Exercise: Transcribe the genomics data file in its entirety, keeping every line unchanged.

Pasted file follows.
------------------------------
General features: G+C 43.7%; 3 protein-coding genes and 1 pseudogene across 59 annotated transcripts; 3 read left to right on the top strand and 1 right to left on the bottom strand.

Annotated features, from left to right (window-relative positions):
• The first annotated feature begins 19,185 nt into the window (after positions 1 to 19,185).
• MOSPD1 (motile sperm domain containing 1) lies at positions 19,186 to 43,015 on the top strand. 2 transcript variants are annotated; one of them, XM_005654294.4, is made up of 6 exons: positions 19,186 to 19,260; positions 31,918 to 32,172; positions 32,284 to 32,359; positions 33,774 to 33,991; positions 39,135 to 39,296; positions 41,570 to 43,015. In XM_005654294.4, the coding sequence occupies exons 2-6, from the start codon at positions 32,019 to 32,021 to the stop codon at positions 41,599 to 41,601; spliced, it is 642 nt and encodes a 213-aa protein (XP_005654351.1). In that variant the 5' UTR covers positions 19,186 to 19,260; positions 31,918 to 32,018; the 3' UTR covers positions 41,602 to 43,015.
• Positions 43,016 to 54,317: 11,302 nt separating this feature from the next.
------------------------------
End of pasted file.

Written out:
General features: G+C 43.7%; 3 protein-coding genes and 1 pseudogene across 59 annotated transcripts; 3 read left to right on the top strand and 1 right to left on the bottom strand.

Annotated features, from left to right (window-relative positions):
• The first annotated feature begins 19,185 nt into the window (after positions 1 to 19,185).
• MOSPD1 (motile sperm domain containing 1) lies at positions 19,186 to 43,015 on the top strand. 2 transcript variants are annotated; one of them, XM_005654294.4, is made up of 6 exons: positions 19,186 to 19,260; positions 31,918 to 32,172; positions 32,284 to 32,359; positions 33,774 to 33,991; positions 39,135 to 39,296; positions 41,570 to 43,015. In XM_005654294.4, the coding sequence occupies exons 2-6, from the start codon at positions 32,019 to 32,021 to the stop codon at positions 41,599 to 41,601; spliced, it is 642 nt and encodes a 213-aa protein (XP_005654351.1). In that variant the 5' UTR covers positions 19,186 to 19,260; positions 31,918 to 32,018; the 3' UTR covers positions 41,602 to 43,015.
• Positions 43,016 to 54,317: 11,302 nt separating this feature from the next.